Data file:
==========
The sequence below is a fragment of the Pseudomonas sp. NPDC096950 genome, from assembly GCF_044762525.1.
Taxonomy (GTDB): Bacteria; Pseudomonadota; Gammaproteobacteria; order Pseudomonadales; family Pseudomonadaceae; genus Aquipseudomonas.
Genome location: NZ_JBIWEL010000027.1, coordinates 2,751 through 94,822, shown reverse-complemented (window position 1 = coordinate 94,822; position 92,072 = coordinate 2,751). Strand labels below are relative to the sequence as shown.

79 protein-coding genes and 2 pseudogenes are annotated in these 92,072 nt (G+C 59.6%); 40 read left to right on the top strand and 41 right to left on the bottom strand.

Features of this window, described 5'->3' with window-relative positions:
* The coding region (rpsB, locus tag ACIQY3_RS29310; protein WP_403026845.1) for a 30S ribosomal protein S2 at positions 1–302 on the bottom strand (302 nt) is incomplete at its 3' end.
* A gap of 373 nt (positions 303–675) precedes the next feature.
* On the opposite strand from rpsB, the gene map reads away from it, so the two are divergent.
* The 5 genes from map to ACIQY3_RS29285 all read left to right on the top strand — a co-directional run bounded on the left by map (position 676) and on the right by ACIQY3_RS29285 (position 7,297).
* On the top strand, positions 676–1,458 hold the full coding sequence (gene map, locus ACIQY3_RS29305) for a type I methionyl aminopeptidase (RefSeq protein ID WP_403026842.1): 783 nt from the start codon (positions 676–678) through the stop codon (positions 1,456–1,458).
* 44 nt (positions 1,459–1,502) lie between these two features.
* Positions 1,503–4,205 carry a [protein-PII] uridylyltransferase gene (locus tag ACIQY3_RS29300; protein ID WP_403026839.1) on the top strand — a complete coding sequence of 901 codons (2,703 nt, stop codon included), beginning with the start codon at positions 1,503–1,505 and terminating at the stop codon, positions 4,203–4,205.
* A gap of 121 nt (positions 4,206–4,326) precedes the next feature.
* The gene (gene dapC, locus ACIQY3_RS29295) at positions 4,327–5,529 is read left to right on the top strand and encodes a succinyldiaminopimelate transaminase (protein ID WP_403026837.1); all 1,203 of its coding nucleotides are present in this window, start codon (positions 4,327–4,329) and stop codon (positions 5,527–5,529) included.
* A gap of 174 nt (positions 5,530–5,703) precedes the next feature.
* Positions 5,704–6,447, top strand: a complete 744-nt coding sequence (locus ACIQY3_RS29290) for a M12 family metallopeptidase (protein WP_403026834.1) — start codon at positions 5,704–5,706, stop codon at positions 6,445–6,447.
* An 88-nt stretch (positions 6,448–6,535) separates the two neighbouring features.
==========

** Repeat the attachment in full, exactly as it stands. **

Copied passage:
The sequence below is a fragment of the Pseudomonas sp. NPDC096950 genome, from assembly GCF_044762525.1.
Taxonomy (GTDB): Bacteria; Pseudomonadota; Gammaproteobacteria; order Pseudomonadales; family Pseudomonadaceae; genus Aquipseudomonas.
Genome location: NZ_JBIWEL010000027.1, coordinates 2,751 through 94,822, shown reverse-complemented (window position 1 = coordinate 94,822; position 92,072 = coordinate 2,751). Strand labels below are relative to the sequence as shown.

79 protein-coding genes and 2 pseudogenes are annotated in these 92,072 nt (G+C 59.6%); 40 read left to right on the top strand and 41 right to left on the bottom strand.

Features of this window, described 5'->3' with window-relative positions:
* The coding region (rpsB, locus tag ACIQY3_RS29310; protein WP_403026845.1) for a 30S ribosomal protein S2 at positions 1–302 on the bottom strand (302 nt) is incomplete at its 3' end.
* A gap of 373 nt (positions 303–675) precedes the next feature.
* On the opposite strand from rpsB, the gene map reads away from it, so the two are divergent.
* The 5 genes from map to ACIQY3_RS29285 all read left to right on the top strand — a co-directional run bounded on the left by map (position 676) and on the right by ACIQY3_RS29285 (position 7,297).
* On the top strand, positions 676–1,458 hold the full coding sequence (gene map, locus ACIQY3_RS29305) for a type I methionyl aminopeptidase (RefSeq protein ID WP_403026842.1): 783 nt from the start codon (positions 676–678) through the stop codon (positions 1,456–1,458).
* 44 nt (positions 1,459–1,502) lie between these two features.
* Positions 1,503–4,205 carry a [protein-PII] uridylyltransferase gene (locus tag ACIQY3_RS29300; protein ID WP_403026839.1) on the top strand — a complete coding sequence of 901 codons (2,703 nt, stop codon included), beginning with the start codon at positions 1,503–1,505 and terminating at the stop codon, positions 4,203–4,205.
* A gap of 121 nt (positions 4,206–4,326) precedes the next feature.
* The gene (gene dapC, locus ACIQY3_RS29295) at positions 4,327–5,529 is read left to right on the top strand and encodes a succinyldiaminopimelate transaminase (protein ID WP_403026837.1); all 1,203 of its coding nucleotides are present in this window, start codon (positions 4,327–4,329) and stop codon (positions 5,527–5,529) included.
* A gap of 174 nt (positions 5,530–5,703) precedes the next feature.
* Positions 5,704–6,447, top strand: a complete 744-nt coding sequence (locus ACIQY3_RS29290) for a M12 family metallopeptidase (protein WP_403026834.1) — start codon at positions 5,704–5,706, stop codon at positions 6,445–6,447.
* An 88-nt stretch (positions 6,448–6,535) separates the two neighbouring features.